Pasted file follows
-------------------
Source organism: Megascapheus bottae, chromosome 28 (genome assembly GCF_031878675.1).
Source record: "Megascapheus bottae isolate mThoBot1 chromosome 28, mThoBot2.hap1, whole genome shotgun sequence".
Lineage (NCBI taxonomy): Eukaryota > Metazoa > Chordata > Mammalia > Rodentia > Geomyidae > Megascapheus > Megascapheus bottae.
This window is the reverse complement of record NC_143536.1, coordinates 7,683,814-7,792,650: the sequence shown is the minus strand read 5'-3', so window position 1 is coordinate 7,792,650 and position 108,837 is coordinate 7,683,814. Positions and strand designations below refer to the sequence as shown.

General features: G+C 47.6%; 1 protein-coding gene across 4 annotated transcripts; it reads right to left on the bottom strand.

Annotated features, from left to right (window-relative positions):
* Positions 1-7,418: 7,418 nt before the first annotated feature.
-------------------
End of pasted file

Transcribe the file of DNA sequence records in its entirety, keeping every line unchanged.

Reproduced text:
Source organism: Megascapheus bottae, chromosome 28 (genome assembly GCF_031878675.1).
Source record: "Megascapheus bottae isolate mThoBot1 chromosome 28, mThoBot2.hap1, whole genome shotgun sequence".
Lineage (NCBI taxonomy): Eukaryota > Metazoa > Chordata > Mammalia > Rodentia > Geomyidae > Megascapheus > Megascapheus bottae.
This window is the reverse complement of record NC_143536.1, coordinates 7,683,814-7,792,650: the sequence shown is the minus strand read 5'-3', so window position 1 is coordinate 7,792,650 and position 108,837 is coordinate 7,683,814. Positions and strand designations below refer to the sequence as shown.

General features: G+C 47.6%; 1 protein-coding gene across 4 annotated transcripts; it reads right to left on the bottom strand.

Annotated features, from left to right (window-relative positions):
* Positions 1-7,418: 7,418 nt before the first annotated feature.